In 1897, at Stoney Creek Ontario, Adelaide Hunter Hoodless’ dream of an organization to help women learn to better manage their homes and be more effective in preparing their children for the future came to fruition with the founding of the first Women’s Institute.
Designed as both a place of learning and a source of friendship, it brought together the women from the countryside where they could share their knowledge and bring other women to teach them what they could not find for themselves. Whether it was how to make better bread, to preserve food, or to learn of remedies for children’s illnesses, understood by other members, but new to newer mothers, this was welcomed by all who attended. As well, in the early days of settlement in rural Canada, it helped to assuage the loneliness and sense of isolation that many women faced. But most importantly, it included ALL the women of the area, without the divisions brought by different faiths, personal opinions on politics, or the barrier of racial differences.
The Women’s Institute was a bright new innovation, created in Canada, by a Canadian woman, who was ably assisted by Mr. Erland Lee of the Ontario Farmer’s Institute. Initially designed for rural women, over the years women from all walks of life have joined to help themselves, as well as others and to help address the needs of their individual communities. Mrs. Hoodless believed that the education of women should be directed toward “a special attention to sanitation, a better understanding of the economic and hygienic value of foods and fuels, and a more scientific care of children with a view to raising the general standard of the life of our people.”
What was a dream for Mrs. Hoodless was now a reality; and in the time since 1897, millions of women, here and abroad, have joined together to build their own area of their country, and to assist others at home and overseas. The friendship factor should never be overlooked: this is the hallmark of an organization that some joined “because it was there” and the longer they remained members, the more dedicated they became. There must be something very right about an organization that records individual memberships of 50, 60 and 70 years duration!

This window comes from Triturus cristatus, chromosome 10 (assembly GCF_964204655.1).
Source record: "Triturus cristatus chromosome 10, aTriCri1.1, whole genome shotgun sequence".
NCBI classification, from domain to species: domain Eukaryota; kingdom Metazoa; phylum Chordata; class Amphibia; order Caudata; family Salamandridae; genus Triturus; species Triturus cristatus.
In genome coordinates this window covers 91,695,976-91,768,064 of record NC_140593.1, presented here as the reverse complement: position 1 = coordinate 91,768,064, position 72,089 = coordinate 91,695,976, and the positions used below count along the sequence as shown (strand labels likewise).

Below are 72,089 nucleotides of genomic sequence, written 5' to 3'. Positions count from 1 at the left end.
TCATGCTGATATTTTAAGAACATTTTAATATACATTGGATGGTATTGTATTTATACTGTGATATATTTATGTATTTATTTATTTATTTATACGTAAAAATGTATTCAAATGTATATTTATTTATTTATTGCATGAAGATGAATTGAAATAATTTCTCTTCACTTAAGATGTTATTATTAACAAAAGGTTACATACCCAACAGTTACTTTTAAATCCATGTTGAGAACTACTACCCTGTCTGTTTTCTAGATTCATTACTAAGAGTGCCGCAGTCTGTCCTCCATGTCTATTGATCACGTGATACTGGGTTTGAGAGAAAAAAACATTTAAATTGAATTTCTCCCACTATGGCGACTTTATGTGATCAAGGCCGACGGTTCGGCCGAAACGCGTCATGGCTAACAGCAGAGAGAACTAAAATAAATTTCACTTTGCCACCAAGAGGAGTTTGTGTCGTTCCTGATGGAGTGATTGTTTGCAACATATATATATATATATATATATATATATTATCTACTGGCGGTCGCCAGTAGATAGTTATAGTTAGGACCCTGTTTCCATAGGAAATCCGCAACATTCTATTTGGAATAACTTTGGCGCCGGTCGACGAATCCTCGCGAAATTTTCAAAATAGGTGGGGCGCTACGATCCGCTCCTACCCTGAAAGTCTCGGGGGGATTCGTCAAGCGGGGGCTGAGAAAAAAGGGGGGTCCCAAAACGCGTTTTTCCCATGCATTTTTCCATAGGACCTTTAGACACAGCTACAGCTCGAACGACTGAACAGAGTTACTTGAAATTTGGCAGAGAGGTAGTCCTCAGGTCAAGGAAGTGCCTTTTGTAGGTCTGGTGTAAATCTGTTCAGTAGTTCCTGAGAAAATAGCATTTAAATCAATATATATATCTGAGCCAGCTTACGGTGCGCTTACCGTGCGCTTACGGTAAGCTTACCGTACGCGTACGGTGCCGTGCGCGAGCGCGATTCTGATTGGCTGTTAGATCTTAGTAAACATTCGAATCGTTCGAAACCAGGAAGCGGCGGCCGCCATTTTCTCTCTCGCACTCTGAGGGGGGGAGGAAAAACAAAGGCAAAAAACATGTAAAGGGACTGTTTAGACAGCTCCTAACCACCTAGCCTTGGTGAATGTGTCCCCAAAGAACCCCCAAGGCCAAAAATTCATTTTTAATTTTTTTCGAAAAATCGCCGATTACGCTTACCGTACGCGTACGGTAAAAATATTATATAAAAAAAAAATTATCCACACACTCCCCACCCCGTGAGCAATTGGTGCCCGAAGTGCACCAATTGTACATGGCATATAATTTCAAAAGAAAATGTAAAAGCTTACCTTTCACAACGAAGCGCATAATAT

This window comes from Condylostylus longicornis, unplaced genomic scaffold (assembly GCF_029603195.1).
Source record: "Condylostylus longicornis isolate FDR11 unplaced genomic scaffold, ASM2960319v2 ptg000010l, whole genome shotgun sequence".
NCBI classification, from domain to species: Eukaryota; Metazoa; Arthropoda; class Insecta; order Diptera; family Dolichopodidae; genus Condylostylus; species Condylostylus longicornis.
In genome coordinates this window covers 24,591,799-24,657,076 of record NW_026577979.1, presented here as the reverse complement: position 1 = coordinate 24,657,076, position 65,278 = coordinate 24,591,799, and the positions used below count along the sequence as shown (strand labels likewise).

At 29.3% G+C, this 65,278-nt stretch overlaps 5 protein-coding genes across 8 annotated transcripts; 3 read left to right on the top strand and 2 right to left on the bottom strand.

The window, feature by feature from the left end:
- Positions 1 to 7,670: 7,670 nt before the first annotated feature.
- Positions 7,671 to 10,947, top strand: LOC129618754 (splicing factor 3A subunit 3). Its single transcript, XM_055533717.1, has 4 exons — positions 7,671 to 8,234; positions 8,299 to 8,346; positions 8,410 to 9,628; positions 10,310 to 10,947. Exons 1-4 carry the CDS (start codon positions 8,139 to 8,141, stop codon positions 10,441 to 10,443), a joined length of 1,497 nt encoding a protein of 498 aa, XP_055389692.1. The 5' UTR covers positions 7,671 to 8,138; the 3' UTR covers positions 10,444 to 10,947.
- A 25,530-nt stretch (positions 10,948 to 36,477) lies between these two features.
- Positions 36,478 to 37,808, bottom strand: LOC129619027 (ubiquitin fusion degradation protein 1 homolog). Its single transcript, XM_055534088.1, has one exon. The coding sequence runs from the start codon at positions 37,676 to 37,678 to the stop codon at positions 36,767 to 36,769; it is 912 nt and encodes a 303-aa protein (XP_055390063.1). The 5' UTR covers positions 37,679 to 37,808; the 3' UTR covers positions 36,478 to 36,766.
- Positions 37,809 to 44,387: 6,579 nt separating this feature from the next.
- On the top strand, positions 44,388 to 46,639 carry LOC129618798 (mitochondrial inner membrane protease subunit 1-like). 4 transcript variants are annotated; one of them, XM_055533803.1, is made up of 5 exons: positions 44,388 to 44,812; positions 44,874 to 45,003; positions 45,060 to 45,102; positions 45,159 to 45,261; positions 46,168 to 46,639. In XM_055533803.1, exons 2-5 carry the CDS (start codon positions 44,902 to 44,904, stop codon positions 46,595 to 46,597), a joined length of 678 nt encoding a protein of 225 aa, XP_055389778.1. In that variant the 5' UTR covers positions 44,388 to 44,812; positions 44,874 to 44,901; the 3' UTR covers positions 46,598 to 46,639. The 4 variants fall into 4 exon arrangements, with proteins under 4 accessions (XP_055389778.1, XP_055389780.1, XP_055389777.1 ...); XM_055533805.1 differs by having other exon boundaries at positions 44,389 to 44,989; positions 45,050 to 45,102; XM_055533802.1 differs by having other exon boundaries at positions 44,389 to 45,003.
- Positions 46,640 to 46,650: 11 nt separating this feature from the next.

So, where is Mrs. Hoodless’ dream today? Does that flame burn as brightly in 2016 as it did in 1897? 1916? As the rural communities shrink as farms become larger, and the rural population declines as more rural people migrate to the cities, this has become an issue. In some areas it does, yes. In others it is a little dimmer, but in the developing world, where there is still the need for friendship and the outreach of a helping hand, yes, the flame burns as brightly as over a hundred years go. Mrs. Hoodless’ plan has circled the world, as women in the under developed nations accept the model and adjust it to their own needs. This has produced cooperative organizations where the women produce and sell farm produce, local crafts and numerous other items, and thereby help to support their families and their local villages.
So in this February 2016, as we mark the 119th Anniversary of the founding of the Stoney Creek Women’s Institute at Stoney Creek, Ontario, we should all offer a salute to Adelaide Hoodless. She had the foresight, the determination, and above all, the dream of the Women’s Institute, her legacy to women everywhere. She gave women the courage to step out from the shadow of their husbands and learn to be a full partner in marriage and in the care of their families.
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